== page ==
Former Georgian president Mikheil Saakashvili vowed Wednesday to press on with his fight, as the stateless politician arrived in the Netherlands to join his family after being expelled from Ukraine.
Saakashvili, who is married to a Dutch woman, told AFP "we are going to continue the fight," once again denouncing what he called Monday's "brutal kidnapping" by Ukrainian authorities.
In the latest chapter of a high-profile, months-long saga, the opposition leader was arrested by masked men in a Kiev restaurant and swiftly deported to Poland.
He has already been successively stripped of both his Georgian and Ukrainian nationalities, rendering him stateless.
On Wednesday, he spoke briefly to AFP outside the offices of the immigration authorities in Rotterdam, where his lawyer said he was sorting out his residency permit.
"Right now I am here, and I will be here for the time being," Saakashvili, 50, said asked if he was planning to stay in the Netherlands.
At a press conference in Warsaw on Tuesday, Saakashvili said he had been blindfolded and rushed first by van, then by helicopter to Kiev international airport.
"I want to stay a Ukrainian politician and fight the corruption. When we have one million (people) in Kiev in the streets, we will go peacefully to Ukraine," Saakashvili told reporters.
He added he was counting on help from supporters to return to Ukraine "to fight corruption".
A former governor of Ukraine's Odessa region, Saakashvili was once an ally of Ukrainian President Petro Poroshenko, but became one of his greatest foes.
Kiev now accuses Saakashvili of trying to stage a coup sponsored by allies of former Kremlin-backed Ukrainian president Viktor Yanukovych -- a charge he strongly denies.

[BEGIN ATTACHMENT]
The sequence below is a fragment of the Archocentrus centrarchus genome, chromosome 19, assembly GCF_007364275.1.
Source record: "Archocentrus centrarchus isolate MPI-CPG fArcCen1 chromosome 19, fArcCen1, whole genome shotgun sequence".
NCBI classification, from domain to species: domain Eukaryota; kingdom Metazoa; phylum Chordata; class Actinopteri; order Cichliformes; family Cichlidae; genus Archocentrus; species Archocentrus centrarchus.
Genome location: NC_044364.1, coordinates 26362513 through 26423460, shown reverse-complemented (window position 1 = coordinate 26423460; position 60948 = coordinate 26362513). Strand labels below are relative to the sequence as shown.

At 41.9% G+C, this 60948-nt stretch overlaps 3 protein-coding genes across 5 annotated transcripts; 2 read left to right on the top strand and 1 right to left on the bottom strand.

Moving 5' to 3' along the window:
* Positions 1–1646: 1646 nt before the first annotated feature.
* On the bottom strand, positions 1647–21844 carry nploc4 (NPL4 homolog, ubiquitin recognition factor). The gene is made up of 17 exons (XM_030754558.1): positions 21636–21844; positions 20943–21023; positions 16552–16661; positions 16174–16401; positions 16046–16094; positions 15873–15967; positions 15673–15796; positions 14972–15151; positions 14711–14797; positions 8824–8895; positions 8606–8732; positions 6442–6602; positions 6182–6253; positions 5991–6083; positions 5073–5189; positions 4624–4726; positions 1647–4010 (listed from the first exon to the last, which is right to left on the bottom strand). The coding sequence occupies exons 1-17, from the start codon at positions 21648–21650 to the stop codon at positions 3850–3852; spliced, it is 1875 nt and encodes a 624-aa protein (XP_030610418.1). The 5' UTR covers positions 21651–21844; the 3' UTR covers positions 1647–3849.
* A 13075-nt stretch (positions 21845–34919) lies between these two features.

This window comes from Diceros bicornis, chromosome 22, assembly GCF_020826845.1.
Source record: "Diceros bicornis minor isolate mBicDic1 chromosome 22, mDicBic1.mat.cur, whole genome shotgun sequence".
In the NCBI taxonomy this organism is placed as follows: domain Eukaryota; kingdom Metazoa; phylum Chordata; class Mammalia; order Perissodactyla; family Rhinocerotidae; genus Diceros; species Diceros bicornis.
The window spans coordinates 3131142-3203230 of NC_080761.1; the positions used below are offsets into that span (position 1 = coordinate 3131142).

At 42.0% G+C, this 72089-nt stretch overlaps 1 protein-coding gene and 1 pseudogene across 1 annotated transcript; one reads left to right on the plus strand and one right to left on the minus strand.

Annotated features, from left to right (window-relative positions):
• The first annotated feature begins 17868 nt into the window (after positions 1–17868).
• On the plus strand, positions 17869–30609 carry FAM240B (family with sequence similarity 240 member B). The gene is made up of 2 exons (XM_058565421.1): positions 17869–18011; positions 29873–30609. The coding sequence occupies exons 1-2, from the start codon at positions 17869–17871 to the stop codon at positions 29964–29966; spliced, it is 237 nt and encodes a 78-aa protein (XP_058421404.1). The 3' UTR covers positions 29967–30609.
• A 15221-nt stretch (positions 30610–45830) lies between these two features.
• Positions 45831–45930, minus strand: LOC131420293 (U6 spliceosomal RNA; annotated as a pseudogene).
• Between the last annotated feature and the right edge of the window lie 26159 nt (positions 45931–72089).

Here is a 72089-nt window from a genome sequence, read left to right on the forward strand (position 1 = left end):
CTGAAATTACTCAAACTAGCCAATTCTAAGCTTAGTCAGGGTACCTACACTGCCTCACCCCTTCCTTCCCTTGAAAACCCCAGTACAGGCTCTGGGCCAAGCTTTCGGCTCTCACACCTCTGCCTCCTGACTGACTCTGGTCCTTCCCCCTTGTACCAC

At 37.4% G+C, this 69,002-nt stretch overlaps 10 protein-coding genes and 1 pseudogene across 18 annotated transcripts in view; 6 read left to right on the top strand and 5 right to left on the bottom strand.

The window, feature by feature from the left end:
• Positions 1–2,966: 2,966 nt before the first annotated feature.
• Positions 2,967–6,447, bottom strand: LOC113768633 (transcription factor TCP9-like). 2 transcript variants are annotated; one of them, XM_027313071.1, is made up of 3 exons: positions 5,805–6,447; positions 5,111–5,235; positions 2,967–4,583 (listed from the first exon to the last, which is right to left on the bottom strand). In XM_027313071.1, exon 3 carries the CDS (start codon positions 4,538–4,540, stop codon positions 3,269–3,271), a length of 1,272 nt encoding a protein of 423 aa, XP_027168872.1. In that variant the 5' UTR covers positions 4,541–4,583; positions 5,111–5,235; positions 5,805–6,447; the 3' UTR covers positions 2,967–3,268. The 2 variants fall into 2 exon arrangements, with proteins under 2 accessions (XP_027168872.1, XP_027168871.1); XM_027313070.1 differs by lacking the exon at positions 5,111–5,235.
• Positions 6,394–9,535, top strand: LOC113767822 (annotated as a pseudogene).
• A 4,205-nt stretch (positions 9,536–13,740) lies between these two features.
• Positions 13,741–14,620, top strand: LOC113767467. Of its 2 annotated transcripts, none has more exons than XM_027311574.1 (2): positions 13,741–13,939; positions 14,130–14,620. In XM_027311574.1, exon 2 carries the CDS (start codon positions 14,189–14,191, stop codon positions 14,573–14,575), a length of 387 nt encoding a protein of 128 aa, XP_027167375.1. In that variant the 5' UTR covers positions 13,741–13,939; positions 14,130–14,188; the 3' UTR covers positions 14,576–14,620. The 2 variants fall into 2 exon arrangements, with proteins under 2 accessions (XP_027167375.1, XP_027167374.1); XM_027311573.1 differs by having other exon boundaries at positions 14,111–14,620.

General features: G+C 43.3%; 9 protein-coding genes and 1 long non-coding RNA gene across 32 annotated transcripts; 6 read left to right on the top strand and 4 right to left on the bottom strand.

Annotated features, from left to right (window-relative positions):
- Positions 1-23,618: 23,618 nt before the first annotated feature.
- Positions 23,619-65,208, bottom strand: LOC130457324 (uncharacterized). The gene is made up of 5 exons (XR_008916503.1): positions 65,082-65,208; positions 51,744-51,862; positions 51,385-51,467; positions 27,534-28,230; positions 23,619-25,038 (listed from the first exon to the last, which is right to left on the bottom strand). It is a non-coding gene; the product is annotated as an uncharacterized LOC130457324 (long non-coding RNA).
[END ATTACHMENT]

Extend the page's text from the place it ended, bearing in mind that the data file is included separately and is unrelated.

The ugly falling out saw Saakashvili stripped of his Ukrainian passport.
But authorities in the Netherlands said in December that he can apply for a Dutch passport because of his marriage to Dutch citizen, Sandra Roelofs. The couple also has two sons.
In September, Saakashvili defied the Ukrainian authorities and forced his way back into the conflict-riven country across the border from Poland with the help of supporters.
His party, the Movement of New Forces, has held rallies calling for Poroshenko's ouster and accused the Ukrainian leader of failing to fight corruption.
But it is supported by less than two percent of the population, according to a recent poll.
Sociologist Iryna Bekeshkina, head of the Kiev-based Democratic Initiatives foundation, told AFP "many Ukrainians share the demands" of the protests led by Saakashvili's party.
"But Saakashvili's personality -- a flighty, unpredictable, psychologically unstable man -- scares people away," she said.
The brutality of the arrest which saw Ukrainian border guards push Saakashvili to the ground, insulting and pulling him by the hair, according to footage posted online, has however triggered strong criticism.
The arrest could have a "negative impact" on Poroshenko's image abroad, said Sergiy Solodkyi, deputy director of the Kiev-based New Europe think-tank.
The European Commission has already vowed to continue "to follow developments regarding Saakashvili."
"We expect the rule of law as well as the rights of Saakashvili to be upheld," Commission spokeswoman Maja Kocijancic said.
He is also wanted by authorities in Georgia on charges of abuse in office -- which he also strenuously denies.
Saakashvili said in Warsaw he wanted to visit the Netherlands next "to see my sons," who like his wife are Dutch citizens.
He then plans to "go on a tour of Europe" to gain political support for his cause.
His lawyer Oscar Hammerstein told AFP Saakashvili "did not know that the Netherlands and Rotterdam are so pretty."
"He is very happy here, and thinks it's fantastic," Hammerstein added.